In addition to Twit, we'll also need FS. We'll need request and we'll need access to Google's Cloud Vision API, and the syntax for that is var vision = require('@google-cloud/vision').
We need to give it the two variables we received when setting up our Cloud Vision account. The first is the project ID which here is Twitterbot, and we need to give it the key file name for the key file that we downloaded from the Cloud Vision website.
We're going to make a bot that tries to analyze the emotions in the faces of photos that people tweet to us. First we need to get our mentions, and to do that, we'll say var stream = bot .stream('statuses/filter') and we'll track our screen name botsWithHand. This will allow us to do something every time botsWithHand is mentioned.
A few other tools we have available to us here are stream to on connecting, stream to on connected, and stream to on error. These can all help with troubleshooting our streams.
What we really want for the next step is stream to on tweet. When we get mentioned in a tweet, the first thing we want to do is check if there's a photo attached to the tweet. We can check this by looking for tweet.entities.media. If that exists, the next thing we're going to want to do is download the photo.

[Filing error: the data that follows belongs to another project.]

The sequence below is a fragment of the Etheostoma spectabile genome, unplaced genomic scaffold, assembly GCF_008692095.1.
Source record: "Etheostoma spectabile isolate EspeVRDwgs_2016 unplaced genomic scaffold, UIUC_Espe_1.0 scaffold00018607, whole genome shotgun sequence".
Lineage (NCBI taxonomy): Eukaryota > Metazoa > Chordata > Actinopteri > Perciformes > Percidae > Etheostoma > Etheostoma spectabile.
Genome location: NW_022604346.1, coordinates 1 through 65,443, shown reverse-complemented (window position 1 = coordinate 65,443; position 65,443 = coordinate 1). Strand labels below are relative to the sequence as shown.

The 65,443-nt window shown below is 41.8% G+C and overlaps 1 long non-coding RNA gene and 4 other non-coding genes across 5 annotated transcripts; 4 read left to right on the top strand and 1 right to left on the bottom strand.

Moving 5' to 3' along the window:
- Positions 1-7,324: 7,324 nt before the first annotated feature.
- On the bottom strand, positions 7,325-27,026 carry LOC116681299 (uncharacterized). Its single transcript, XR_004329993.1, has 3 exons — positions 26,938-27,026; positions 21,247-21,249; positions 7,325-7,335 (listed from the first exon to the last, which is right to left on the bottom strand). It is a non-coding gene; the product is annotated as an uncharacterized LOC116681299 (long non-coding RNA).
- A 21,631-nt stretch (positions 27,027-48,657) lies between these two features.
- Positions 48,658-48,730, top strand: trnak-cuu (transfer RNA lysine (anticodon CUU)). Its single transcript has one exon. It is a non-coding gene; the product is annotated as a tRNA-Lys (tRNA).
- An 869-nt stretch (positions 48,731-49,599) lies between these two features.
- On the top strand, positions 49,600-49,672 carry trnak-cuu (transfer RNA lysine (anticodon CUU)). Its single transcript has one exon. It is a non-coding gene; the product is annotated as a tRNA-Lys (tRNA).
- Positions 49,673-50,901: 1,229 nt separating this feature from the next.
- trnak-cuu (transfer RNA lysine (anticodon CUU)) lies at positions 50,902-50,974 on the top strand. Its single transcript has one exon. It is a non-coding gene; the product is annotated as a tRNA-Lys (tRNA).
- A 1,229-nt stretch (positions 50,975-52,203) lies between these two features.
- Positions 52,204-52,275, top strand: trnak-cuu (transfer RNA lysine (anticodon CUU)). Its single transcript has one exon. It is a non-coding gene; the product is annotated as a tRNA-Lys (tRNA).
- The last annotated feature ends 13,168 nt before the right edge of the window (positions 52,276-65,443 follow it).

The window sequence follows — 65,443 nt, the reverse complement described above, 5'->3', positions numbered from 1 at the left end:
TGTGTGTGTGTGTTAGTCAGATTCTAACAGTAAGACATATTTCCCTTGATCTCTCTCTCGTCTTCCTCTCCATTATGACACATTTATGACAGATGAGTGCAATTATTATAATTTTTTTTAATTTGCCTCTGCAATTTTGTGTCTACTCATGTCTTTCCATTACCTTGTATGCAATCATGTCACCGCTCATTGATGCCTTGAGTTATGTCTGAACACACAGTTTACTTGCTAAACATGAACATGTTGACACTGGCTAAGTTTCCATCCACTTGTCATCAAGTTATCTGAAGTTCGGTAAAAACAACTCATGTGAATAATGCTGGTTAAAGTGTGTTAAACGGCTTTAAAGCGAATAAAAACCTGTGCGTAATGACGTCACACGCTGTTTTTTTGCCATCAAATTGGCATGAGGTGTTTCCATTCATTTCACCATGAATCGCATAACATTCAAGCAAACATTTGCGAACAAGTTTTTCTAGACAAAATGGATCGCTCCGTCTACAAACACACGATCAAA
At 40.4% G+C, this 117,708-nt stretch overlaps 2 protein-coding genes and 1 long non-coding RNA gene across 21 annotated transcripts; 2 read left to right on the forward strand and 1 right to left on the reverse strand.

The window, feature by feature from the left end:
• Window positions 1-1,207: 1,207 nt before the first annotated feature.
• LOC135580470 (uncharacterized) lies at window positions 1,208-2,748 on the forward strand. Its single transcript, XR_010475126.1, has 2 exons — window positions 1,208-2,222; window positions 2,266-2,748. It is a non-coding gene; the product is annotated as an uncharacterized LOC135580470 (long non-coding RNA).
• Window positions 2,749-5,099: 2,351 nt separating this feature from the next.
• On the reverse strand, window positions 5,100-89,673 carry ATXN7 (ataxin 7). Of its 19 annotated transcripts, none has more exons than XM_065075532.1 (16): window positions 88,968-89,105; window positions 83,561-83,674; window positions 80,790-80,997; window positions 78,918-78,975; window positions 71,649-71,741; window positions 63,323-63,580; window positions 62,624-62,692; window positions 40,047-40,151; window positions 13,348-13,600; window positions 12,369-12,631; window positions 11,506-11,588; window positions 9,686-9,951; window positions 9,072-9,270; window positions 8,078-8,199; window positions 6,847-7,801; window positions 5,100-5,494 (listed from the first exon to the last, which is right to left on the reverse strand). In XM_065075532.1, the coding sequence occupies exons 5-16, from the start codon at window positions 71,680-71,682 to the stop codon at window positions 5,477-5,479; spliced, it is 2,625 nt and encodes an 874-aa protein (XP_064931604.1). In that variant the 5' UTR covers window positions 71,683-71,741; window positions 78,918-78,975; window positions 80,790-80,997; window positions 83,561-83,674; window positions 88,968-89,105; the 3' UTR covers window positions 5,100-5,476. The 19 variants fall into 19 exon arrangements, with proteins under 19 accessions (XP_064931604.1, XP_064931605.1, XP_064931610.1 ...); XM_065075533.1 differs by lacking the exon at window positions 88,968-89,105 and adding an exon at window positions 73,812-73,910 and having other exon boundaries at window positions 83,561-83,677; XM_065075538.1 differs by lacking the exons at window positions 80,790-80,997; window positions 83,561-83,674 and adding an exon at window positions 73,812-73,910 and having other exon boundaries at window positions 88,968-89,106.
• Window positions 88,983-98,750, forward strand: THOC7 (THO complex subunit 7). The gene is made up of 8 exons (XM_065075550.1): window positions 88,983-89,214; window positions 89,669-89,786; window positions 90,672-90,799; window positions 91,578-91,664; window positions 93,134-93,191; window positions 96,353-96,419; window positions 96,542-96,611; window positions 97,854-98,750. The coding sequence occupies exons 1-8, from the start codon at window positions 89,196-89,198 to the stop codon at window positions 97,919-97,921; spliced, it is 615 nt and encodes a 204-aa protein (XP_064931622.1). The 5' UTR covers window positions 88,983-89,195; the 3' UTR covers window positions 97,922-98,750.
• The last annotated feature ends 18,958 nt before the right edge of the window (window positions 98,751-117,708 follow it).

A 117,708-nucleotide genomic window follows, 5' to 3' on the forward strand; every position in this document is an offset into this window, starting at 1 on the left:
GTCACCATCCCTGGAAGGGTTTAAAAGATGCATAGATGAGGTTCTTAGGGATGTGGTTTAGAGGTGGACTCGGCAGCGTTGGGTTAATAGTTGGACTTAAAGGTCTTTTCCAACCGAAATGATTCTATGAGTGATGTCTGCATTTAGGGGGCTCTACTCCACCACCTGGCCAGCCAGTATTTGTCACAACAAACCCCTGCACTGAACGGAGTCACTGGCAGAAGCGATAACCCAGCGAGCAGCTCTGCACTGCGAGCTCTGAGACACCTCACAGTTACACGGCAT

We'll need to pass it three things. First, the URL of the photo, which is tweet.entities.mediazero.media_URL. We'll also need the user name of the person who tweeted at us so that we can reply to them. The user is tweet.user.screen_name. Lastly, we'll need the tweet ID string so that we can reply to that tweet.
Let's make the download photo function up here. Again, we'll need to pass it the URL, the name to reply to, and the tweet ID. This is similar to what we did in lesson seven. We first need the parameters, so we need the URL, and we need an endcoding, which is binary. We'll say request.get, pass it our parameters function error response body.
We'll make a filename which will be photo, plus the current time, plus JPEG, and then we'll say fs.writeFile and pass it the filename, the body, binary, and our callback. Here we can logout that we downloaded the photo.